Tuesday, December 25, 2018
On the First Day of Christmas
American custom is such that we are all in a tizzy over the season by the time the actual day, December 25, gets here, but a long-standing tradition had those twelve days of Christmas fixed so that the sequence began on that very day. While we may be over with the merrymaking after the close of the day today, our ancestors may have just begun.
I was curious to see what the traditional holiday sequence of the twelve days of Christmas might have included. After all, for those of us with European roots, knowing that would bring us closer to understanding just how our ancestors celebrated the event. Of course, the phrase, "twelve days of Christmas" immediately brings to mind the carol by that title. Along with the long-winded ditty's many parodies—and even hoaxes—the custom of the twelve days itself has its explanations shared online, too, both lightweight and serious.
Terms like Boxing Day, or the Feast of the Innocents, have remained tucked away in the far reaches of my memory. I recall hearing such terms, and associating them with some fuzzy link to the Christmas season, but never thought to follow the trail back through my own generations to see if any of my ancestors might have held such traditions in our own family lines.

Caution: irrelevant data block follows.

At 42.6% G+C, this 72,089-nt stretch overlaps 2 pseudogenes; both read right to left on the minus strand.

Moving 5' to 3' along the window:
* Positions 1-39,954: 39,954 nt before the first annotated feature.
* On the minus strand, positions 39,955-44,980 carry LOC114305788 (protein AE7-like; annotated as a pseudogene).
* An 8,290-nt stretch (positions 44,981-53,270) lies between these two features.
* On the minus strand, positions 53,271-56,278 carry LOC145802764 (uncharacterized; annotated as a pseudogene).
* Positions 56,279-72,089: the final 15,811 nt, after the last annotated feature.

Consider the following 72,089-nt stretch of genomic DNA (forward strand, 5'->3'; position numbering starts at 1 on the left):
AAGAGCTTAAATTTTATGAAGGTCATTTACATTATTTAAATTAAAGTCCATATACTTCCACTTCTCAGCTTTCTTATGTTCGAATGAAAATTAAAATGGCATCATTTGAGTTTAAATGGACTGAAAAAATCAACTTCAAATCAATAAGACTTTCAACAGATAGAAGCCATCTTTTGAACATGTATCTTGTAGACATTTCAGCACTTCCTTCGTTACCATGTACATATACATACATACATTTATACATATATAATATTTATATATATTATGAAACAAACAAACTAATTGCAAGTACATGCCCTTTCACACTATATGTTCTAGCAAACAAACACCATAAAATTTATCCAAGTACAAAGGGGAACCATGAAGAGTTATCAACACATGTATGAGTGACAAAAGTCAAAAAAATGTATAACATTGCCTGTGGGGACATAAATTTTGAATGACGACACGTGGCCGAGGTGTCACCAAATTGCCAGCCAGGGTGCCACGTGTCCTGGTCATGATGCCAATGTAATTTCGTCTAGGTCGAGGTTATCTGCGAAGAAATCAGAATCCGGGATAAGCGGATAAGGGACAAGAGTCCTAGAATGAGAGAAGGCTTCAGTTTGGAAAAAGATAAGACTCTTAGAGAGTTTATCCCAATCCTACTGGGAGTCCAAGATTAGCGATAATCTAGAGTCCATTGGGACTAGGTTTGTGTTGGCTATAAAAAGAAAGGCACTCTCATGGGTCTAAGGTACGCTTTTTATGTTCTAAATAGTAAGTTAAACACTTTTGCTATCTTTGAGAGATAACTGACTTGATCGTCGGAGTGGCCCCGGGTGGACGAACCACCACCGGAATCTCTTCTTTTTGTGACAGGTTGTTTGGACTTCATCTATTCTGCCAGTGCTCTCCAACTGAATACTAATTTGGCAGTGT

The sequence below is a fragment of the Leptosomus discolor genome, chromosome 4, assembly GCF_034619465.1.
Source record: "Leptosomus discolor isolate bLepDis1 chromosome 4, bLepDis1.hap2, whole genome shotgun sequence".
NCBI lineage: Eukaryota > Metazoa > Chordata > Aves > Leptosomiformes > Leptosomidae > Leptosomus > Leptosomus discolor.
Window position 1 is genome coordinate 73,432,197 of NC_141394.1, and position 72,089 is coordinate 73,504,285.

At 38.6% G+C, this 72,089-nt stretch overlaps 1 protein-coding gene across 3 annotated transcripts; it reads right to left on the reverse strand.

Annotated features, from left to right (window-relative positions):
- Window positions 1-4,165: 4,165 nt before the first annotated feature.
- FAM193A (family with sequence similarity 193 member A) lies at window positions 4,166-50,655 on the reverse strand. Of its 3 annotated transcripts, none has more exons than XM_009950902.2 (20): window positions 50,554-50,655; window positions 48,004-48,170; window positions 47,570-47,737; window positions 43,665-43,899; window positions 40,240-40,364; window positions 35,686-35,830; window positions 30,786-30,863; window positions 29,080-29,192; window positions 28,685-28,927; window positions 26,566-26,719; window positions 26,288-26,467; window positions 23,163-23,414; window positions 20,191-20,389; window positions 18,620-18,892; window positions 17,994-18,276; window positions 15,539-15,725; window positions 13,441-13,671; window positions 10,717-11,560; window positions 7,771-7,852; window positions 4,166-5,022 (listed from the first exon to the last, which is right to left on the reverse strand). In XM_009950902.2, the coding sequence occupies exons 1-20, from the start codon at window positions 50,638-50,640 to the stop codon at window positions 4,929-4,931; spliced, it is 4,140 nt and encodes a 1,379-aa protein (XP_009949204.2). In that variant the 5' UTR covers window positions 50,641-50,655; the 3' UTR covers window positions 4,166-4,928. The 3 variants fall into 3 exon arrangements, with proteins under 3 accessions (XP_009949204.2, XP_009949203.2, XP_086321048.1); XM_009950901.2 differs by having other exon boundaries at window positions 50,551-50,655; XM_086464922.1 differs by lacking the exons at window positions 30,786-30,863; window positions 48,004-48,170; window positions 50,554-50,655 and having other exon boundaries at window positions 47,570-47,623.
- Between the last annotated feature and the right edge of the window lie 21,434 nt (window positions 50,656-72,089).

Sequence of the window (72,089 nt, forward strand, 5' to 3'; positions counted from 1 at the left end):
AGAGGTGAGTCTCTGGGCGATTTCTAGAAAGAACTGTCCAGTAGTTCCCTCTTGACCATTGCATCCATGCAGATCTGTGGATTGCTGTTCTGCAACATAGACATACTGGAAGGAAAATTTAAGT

True to form as your Genealogical Guinea Pig, I thought I'd take this Christmas week to see what I could find, and hope you will join in on this lazy researcher's casual tour of the official names for each of the Twelve Days of Christmas. While I am far from being equipped to report on what my kazillionth great grandfather might have been up to on the twelfth century rendition of the Feast of Saint Egwin, at least we can surmise what the Christmas season was like for those ancestors for whom we have at least a hazy picture of their life's ups and downs.
In the meantime, in whatever holiday traditions your family has handed down to you and yours, may you have a peaceful holiday season with those who mean the most to you.
Above: "Adoration of the Shepherds," oil on canvas by seventeenth century Dutch Golden Age artist, Gerard van Honthorst; courtesy Wikipedia; in the public domain.